She was lucky to have stopped, she said, as the truck mounted the curb, mowing people and stalls down just 20 feet in front of her, sending everyone "running, scurrying, screaming."
"I heard some popping and thought maybe there was a guy with a gun," she told CNN.
"People just started running and dropping their gluhwein."
She said that it looked as if the driver had just mounted the curb and lost control, and that the whole thing probably lasted a mere 10 seconds.
"It probably didn't last very long, but it felt like it was in slow motion (as I ) tried to get away from it."
De Maizier said that Christmas markets would be closed for a day of mourning on Tuesday. "But to cancel them would be wrong," he said, adding they would hopefully reopen the following day.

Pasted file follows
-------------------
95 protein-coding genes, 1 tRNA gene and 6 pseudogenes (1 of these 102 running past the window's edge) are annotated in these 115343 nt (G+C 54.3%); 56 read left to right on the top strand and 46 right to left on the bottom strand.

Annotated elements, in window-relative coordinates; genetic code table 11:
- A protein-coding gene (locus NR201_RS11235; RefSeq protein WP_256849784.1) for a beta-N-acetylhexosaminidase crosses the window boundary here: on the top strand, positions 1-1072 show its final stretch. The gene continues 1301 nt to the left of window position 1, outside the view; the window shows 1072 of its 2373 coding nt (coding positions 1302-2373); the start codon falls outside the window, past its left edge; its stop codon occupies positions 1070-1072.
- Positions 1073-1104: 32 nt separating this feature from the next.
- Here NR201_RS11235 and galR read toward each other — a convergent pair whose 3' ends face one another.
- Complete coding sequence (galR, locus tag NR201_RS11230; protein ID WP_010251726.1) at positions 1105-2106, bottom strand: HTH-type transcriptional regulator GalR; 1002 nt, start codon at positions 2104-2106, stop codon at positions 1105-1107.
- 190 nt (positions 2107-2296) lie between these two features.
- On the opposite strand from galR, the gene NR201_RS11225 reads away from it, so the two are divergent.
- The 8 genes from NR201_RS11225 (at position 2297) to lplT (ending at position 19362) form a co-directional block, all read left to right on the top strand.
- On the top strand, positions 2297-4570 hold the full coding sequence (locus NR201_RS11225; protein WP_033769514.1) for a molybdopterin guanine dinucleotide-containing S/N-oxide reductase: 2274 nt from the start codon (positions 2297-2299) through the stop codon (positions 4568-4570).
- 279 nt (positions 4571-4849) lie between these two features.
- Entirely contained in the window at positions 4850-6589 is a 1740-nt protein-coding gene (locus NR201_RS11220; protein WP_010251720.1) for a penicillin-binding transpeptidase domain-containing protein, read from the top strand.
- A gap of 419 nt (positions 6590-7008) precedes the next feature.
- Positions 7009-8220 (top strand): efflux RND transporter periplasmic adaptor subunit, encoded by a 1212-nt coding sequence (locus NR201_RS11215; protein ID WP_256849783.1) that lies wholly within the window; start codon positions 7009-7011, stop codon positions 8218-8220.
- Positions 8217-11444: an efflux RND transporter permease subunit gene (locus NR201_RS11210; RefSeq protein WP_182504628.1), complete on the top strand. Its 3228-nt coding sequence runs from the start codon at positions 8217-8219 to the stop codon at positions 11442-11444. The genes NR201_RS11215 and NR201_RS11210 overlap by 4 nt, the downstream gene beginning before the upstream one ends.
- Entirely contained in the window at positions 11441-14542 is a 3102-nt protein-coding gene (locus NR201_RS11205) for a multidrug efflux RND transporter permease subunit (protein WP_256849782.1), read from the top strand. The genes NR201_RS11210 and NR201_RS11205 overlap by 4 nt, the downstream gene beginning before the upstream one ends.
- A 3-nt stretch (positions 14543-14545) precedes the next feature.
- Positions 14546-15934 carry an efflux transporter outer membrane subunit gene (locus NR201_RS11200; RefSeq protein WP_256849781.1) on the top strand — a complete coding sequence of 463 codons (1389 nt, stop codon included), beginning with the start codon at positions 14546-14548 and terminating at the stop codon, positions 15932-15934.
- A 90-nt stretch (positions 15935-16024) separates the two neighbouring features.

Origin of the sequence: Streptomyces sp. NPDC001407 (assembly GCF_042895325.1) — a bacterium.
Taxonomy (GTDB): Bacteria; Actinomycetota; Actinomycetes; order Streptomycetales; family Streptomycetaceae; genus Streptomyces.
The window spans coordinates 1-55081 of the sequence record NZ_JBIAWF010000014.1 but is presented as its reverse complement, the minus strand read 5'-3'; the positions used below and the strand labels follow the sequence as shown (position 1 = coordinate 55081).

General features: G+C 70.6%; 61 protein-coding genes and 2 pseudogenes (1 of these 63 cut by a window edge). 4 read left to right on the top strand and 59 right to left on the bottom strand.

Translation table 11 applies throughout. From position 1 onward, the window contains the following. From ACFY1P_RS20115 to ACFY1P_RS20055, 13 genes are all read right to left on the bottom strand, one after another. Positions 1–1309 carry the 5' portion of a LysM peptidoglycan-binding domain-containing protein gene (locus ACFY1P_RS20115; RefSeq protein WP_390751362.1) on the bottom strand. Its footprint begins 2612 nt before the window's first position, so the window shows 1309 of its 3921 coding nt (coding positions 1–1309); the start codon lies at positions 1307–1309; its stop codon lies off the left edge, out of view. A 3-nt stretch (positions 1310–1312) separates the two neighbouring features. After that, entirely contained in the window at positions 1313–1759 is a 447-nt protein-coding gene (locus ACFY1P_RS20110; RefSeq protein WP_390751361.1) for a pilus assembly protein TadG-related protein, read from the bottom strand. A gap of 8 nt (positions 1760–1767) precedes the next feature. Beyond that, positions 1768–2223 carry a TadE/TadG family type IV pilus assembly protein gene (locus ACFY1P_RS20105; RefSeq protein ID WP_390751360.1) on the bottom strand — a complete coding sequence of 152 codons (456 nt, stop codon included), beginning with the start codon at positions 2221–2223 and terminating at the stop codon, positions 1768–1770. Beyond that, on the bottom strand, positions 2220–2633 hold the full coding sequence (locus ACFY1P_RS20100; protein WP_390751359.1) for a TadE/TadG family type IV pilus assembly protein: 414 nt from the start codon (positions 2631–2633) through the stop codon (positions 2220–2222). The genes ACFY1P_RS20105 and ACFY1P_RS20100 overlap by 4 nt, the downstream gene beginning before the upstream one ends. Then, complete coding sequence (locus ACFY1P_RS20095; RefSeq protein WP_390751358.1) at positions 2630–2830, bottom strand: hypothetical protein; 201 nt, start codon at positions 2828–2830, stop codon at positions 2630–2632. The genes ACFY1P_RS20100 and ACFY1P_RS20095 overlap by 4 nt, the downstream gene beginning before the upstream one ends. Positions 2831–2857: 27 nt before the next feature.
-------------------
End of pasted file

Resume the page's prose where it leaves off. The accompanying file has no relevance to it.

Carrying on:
Münch, of the Federal Criminal Office, said that authorities had assessed the likelihood of an attack at Christmas markets recently.
The attack bears resemblance to one in Nice, France, in July, when a truck rammed into a crowd gathered to see Bastille Day fireworks, killing 86 and injuring more than 200 people.
Terror groups including ISIS and a branch of al Qaeda have encouraged their followers to use vehicles to stage attacks.
Both the US and UK governments had warned their citizens of potential security threats in Germany.
The US had issued a blanket travel warning for Europe, saying there was "credible information (which) indicates terrorist groups continue plotting possible attacks."